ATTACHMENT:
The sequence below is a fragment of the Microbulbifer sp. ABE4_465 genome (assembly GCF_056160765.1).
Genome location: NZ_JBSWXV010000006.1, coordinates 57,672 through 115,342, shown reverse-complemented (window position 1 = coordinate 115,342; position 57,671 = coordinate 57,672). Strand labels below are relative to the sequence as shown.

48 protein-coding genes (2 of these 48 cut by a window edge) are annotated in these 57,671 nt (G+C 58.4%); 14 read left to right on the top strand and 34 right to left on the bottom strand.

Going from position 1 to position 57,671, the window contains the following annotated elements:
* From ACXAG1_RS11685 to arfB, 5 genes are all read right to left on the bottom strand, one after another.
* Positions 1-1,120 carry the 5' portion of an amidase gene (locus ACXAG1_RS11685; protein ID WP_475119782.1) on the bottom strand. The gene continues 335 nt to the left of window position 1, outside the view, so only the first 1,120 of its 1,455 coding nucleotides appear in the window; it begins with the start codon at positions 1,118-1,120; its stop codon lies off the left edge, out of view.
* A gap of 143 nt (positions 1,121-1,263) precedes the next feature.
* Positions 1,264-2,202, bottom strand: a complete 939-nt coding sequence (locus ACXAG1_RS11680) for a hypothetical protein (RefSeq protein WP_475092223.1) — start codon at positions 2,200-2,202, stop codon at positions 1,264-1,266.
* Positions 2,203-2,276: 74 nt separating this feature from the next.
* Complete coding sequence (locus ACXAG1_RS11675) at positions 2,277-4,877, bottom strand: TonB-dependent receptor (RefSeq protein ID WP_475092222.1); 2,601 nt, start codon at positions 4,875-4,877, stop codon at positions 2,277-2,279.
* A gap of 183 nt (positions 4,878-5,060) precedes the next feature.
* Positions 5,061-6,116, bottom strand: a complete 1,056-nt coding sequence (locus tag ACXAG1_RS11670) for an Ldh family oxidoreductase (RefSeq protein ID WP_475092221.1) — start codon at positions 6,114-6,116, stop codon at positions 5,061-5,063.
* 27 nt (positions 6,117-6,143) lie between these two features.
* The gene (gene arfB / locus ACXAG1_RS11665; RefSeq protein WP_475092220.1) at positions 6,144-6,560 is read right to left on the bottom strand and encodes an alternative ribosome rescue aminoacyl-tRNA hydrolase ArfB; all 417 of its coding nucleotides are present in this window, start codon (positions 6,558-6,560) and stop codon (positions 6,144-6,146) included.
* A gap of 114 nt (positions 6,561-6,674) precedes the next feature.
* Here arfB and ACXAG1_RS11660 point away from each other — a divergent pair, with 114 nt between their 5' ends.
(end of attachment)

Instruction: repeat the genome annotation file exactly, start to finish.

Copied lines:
The sequence below is a fragment of the Microbulbifer sp. ABE4_465 genome (assembly GCF_056160765.1).
Genome location: NZ_JBSWXV010000006.1, coordinates 57,672 through 115,342, shown reverse-complemented (window position 1 = coordinate 115,342; position 57,671 = coordinate 57,672). Strand labels below are relative to the sequence as shown.

48 protein-coding genes (2 of these 48 cut by a window edge) are annotated in these 57,671 nt (G+C 58.4%); 14 read left to right on the top strand and 34 right to left on the bottom strand.

Going from position 1 to position 57,671, the window contains the following annotated elements:
* From ACXAG1_RS11685 to arfB, 5 genes are all read right to left on the bottom strand, one after another.
* Positions 1-1,120 carry the 5' portion of an amidase gene (locus ACXAG1_RS11685; protein ID WP_475119782.1) on the bottom strand. The gene continues 335 nt to the left of window position 1, outside the view, so only the first 1,120 of its 1,455 coding nucleotides appear in the window; it begins with the start codon at positions 1,118-1,120; its stop codon lies off the left edge, out of view.
* A gap of 143 nt (positions 1,121-1,263) precedes the next feature.
* Positions 1,264-2,202, bottom strand: a complete 939-nt coding sequence (locus ACXAG1_RS11680) for a hypothetical protein (RefSeq protein WP_475092223.1) — start codon at positions 2,200-2,202, stop codon at positions 1,264-1,266.
* Positions 2,203-2,276: 74 nt separating this feature from the next.
* Complete coding sequence (locus ACXAG1_RS11675) at positions 2,277-4,877, bottom strand: TonB-dependent receptor (RefSeq protein ID WP_475092222.1); 2,601 nt, start codon at positions 4,875-4,877, stop codon at positions 2,277-2,279.
* A gap of 183 nt (positions 4,878-5,060) precedes the next feature.
* Positions 5,061-6,116, bottom strand: a complete 1,056-nt coding sequence (locus tag ACXAG1_RS11670) for an Ldh family oxidoreductase (RefSeq protein ID WP_475092221.1) — start codon at positions 6,114-6,116, stop codon at positions 5,061-5,063.
* 27 nt (positions 6,117-6,143) lie between these two features.
* The gene (gene arfB / locus ACXAG1_RS11665; RefSeq protein WP_475092220.1) at positions 6,144-6,560 is read right to left on the bottom strand and encodes an alternative ribosome rescue aminoacyl-tRNA hydrolase ArfB; all 417 of its coding nucleotides are present in this window, start codon (positions 6,558-6,560) and stop codon (positions 6,144-6,146) included.
* A gap of 114 nt (positions 6,561-6,674) precedes the next feature.
* Here arfB and ACXAG1_RS11660 point away from each other — a divergent pair, with 114 nt between their 5' ends.